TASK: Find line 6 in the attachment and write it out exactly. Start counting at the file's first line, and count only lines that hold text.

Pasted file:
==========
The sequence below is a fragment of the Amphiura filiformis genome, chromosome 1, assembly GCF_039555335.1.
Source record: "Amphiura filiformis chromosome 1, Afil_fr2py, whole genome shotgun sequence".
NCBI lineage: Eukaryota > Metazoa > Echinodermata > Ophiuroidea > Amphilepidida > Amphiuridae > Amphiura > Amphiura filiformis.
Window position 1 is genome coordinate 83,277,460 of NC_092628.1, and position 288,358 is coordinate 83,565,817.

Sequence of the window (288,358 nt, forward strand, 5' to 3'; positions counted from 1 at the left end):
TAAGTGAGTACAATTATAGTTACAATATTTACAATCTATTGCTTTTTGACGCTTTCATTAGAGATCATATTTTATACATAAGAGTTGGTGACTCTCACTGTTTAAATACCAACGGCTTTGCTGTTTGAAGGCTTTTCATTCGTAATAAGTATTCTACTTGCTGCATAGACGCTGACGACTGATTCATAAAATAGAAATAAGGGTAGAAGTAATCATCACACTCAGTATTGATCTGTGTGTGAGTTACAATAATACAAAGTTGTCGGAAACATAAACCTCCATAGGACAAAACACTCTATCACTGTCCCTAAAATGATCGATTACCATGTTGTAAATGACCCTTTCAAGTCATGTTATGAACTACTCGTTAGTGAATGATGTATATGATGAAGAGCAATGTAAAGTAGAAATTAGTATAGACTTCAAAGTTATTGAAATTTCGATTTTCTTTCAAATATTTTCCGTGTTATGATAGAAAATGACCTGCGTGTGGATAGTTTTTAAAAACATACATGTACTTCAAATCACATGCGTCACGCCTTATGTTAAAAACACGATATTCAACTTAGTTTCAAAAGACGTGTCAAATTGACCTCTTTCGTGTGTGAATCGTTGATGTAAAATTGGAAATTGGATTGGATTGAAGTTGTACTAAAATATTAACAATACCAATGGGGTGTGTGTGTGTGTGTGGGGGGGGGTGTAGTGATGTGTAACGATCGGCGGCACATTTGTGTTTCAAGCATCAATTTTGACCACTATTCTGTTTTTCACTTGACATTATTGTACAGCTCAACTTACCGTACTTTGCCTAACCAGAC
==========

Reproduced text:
TAAGTGAGTACAATTATAGTTACAATATTTACAATCTATTGCTTTTTGACGCTTTCATTAGAGATCATATTTTATACATAAGAGTTGGTGACTCTCACTGTTTAAATACCAACGGCTTTGCTGTTTGAAGGCTTTTCATTCGTAATAAGTATTCTACTTGCTGCATAGACGCTGACGACTGATTCATAAAATAGAAATAAGGGTAGAAGTAATCATCACACTCAGTATTGATCTGTGTGTGAGTTACAATAATACAAAGTTGTCGGAAACATAAACCTCCATAGGACAAAACACTCTATCACTGTCCCTAAAATGATCGATTACCATGTTGTAAATGACCCTTTCAAGTCATGTTATGAACTACTCGTTAGTGAATGATGTATATGATGAAGAGCAATGTAAAGTAGAAATTAGTATAGACTTCAAAGTTATTGAAATTTCGATTTTCTTTCAAATATTTTCCGTGTTATGATAGAAAATGACCTGCGTGTGGATAGTTTTTAAAAACATACATGTACTTCAAATCACATGCGTCACGCCTTATGTTAAAAACACGATATTCAACTTAGTTTCAAAAGACGTGTCAAATTGACCTCTTTCGTGTGTGAATCGTTGATGTAAAATTGGAAATTGGATTGGATTGAAGTTGTACTAAAATATTAACAATACCAATGGGGTGTGTGTGTGTGTGTGGGGGGGGGTGTAGTGATGTGTAACGATCGGCGGCACATTTGTGTTTCAAGCATCAATTTTGACCACTATTCTGTTTTTCACTTGACATTATTGTACAGCTCAACTTACCGTACTTTGCCTAACCAGAC